Screenwriting 101: Anyone Can Write A Script.

Why am I qualified to give this advice? I’m not. Don’t listen to me. I have no training, no education and no scruples. That being said, I can write a good  screenplay. So can you.

Now, I’m not saying your first one will be good, it’ll probably suck,  but your next one will be better. I’m going to take you through my own learning curve, as wacky as it is, and show you how simple it can be.

Buy a book. Go buy Save The Cat. It is the simplest, most concise treatise on writing a screenplay I’ve come across. Many writers swear by it. It will open your eyes to the basic structure of a script in a matter of minutes. Some accomplished writers will turn their noses up at the children’s story book simplicity of it and decry the absence of an intricate study of Greek character archetypes. We call these people assholes.

Download Celtx.  Celtx is a free scriptwriting resource used by many writers and film makers, including yours truly. They also have an online studio where you can share your scripts with collaborators. It can be a pain in the ass and there are better programs, but this one is free and adequate. It will take care of most of your formatting for you.

Get your ending first. Get your punchline set in stone. The reveal, the denouement, the Deus Ex Machina, whatever you want to call it. If you have your ending, you know where everything needs to lead and the story will write itself. Here’s an example from a local writer, and I’m paraphrasing, but this was her starting point: A man has an affair with an attractive girl. He later discovers her true identity. The punchline:

Man: “But… you’re my daughter.”

Girl: “I know.”

What could you write starting from that end point?

Write dialog last. Get your ending and structure down before you write dialog. You will find that  your story will mature and change over time, especially if you don’t have your ending nailed down. When it does this much of your dialog will be out of sync, orphaned, essentially useless. You’ll have to change it.

Write only what you can see and hear. A screenplay is not a book. We cannot be inside the heads of the characters. We must observe them. For example, we cannot listen in on the inner monologue of a character pining away for his dead wife (we can, but that would be in the form of an unwieldy voice over, but I digress), but you can show him at a funeral and looking longingly at his wedding ring. That’s a lousy example, but you get the idea.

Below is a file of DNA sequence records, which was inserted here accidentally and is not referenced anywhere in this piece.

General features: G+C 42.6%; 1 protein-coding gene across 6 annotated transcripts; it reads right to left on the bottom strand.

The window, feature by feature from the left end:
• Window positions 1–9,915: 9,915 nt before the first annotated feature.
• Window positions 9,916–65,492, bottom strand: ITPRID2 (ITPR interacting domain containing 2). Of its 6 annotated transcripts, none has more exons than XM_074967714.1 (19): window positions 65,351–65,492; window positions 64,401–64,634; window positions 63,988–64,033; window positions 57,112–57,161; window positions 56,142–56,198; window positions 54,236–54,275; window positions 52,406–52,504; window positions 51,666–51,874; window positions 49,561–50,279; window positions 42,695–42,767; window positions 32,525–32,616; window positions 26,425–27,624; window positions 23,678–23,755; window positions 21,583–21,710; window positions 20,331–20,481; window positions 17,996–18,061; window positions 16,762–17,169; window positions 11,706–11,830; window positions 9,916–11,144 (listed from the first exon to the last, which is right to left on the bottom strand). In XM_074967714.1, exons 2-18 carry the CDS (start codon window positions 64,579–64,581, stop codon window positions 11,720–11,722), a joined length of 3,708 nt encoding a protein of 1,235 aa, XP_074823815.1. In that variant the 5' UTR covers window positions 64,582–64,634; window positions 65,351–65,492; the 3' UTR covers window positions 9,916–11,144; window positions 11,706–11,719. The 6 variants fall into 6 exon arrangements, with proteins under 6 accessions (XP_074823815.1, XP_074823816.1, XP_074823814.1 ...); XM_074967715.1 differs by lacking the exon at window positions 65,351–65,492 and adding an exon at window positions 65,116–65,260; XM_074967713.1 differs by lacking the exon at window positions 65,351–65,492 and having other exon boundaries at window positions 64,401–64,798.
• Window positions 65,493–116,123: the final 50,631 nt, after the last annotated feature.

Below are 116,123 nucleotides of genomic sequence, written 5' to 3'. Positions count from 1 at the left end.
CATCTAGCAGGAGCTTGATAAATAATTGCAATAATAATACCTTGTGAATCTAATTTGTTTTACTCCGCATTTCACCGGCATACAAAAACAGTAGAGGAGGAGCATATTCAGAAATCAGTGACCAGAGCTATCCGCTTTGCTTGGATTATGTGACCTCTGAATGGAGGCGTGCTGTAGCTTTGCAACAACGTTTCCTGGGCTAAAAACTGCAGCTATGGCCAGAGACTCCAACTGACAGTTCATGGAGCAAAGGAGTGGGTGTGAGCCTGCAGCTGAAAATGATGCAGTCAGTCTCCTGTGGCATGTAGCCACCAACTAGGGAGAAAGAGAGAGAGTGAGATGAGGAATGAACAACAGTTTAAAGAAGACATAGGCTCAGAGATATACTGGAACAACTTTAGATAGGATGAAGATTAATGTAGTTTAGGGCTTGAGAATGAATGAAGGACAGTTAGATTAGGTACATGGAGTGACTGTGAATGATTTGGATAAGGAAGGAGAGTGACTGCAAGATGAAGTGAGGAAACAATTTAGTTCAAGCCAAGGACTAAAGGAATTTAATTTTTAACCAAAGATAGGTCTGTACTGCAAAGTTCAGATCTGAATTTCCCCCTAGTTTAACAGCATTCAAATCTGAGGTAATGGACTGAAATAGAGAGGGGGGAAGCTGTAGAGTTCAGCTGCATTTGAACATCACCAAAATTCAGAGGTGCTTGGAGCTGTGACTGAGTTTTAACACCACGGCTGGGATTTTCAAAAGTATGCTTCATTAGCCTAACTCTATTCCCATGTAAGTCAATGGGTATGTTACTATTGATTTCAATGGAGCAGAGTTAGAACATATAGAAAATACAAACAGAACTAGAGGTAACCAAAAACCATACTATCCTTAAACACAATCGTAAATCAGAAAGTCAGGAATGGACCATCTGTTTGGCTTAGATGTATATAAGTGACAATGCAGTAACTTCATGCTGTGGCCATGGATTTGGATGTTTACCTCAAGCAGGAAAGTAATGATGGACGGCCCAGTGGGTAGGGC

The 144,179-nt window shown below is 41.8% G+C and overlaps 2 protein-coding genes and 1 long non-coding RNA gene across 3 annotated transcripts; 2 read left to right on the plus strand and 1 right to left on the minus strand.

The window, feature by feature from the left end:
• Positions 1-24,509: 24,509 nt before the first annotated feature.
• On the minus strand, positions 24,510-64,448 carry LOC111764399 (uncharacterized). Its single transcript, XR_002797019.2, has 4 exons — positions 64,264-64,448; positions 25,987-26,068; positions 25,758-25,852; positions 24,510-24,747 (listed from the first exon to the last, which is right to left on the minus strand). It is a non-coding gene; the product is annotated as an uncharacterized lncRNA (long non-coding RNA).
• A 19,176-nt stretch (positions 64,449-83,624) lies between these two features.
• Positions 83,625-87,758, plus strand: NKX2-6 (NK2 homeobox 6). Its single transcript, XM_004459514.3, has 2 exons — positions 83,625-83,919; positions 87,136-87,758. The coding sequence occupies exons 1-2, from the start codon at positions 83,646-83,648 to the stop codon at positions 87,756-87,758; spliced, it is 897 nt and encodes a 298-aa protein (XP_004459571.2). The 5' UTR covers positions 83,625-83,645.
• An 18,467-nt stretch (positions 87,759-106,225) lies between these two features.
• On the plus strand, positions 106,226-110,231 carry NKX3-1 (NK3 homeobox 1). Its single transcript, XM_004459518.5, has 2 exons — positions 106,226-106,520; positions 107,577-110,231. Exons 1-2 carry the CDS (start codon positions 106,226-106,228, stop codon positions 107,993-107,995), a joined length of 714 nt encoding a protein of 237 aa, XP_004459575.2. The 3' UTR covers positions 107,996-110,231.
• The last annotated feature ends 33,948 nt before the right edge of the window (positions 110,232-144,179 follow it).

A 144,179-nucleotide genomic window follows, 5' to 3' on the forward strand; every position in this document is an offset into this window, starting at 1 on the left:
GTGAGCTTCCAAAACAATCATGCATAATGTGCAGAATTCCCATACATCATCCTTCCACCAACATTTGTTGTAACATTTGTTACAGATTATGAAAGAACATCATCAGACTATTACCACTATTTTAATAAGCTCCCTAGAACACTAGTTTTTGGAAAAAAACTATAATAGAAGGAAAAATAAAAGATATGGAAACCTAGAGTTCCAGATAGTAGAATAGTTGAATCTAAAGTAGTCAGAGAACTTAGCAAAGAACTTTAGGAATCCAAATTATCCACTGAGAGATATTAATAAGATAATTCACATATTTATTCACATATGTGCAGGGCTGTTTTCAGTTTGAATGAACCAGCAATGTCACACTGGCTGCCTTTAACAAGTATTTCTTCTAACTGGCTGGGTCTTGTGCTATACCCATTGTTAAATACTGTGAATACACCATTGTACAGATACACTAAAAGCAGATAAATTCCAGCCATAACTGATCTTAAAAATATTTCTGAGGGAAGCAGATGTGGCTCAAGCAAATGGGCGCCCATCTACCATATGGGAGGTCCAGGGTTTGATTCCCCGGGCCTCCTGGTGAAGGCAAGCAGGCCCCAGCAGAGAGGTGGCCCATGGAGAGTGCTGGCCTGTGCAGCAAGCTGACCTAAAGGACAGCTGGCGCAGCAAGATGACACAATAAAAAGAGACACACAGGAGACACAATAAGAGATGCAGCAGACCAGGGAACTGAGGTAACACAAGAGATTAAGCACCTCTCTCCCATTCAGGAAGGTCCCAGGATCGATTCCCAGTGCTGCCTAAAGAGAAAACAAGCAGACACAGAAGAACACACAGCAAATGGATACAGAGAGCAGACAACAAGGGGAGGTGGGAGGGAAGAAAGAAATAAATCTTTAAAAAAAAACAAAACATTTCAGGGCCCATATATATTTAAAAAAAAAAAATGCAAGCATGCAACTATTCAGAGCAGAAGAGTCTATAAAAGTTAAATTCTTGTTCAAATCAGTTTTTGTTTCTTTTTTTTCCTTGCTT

Brevity is the soul of a script. Make your script tight, lean and free of even a single unnecessary word. If you can’t describe what is happening in a few words then you don’t know what is happening yourself, do you? Don’t try to do the job of the actors, director, art department and director of photography. They will have their own take on it and it is probably superior to your own. A script is just a blueprint, that’s all.

Write about what you love. If you are not passionate about what you write, the audience will not be either. That being said, you must make your story accessible to them and it must tug at their emotions. If your story is so abstruse and inside that no one can relate to it you will be wasting your time. There are no new stories. Love, desire, struggle, conquest, these are things all people can relate to. Make the stakes high for your characters so that their whole world depends on getting what they want.

Break the rules. I’ve lost track of the times someone has said to me, “You can’t do this in your script. That is not the way things are done.” But for every time someone has said that, I can point to two or three examples of well known films that have done precisely what the individual has pointed out as being verboten. The lesson is: No one knows anything. And people are jealous cunts. They are horrified at the thought of you producing something unique and compelling that will outshine their own accomplishments. There is no accounting for creativity and inspiration.  If you have a wild idea that is utterly preposterous, use it! See where it goes. You might be surprised how it resonates with an audience. The one exception is formatting. You should still write your script in a fashion that is understandable to the people who will produce it. Other than that, the sky’s the limit!


So stop reading this and write! You can’t be a writer without writing. Spend at least some time every day pecking away at something. Be open and receptive to the things you experience in your day to day life and always be asking yourself, “How could I turn this into a story?” Americans have amazing instincts when it comes to film. It is bred into our DNA. We instinctively know what is good and what rings false. Tap into that resource, claim your heritage and draw upon it when writing your own screenplay.

When you have a first draft, send it to me. I would like to read it. Am I qualified to give criticism? Probably not. But I will actually read it and honestly tell you what I think of it.


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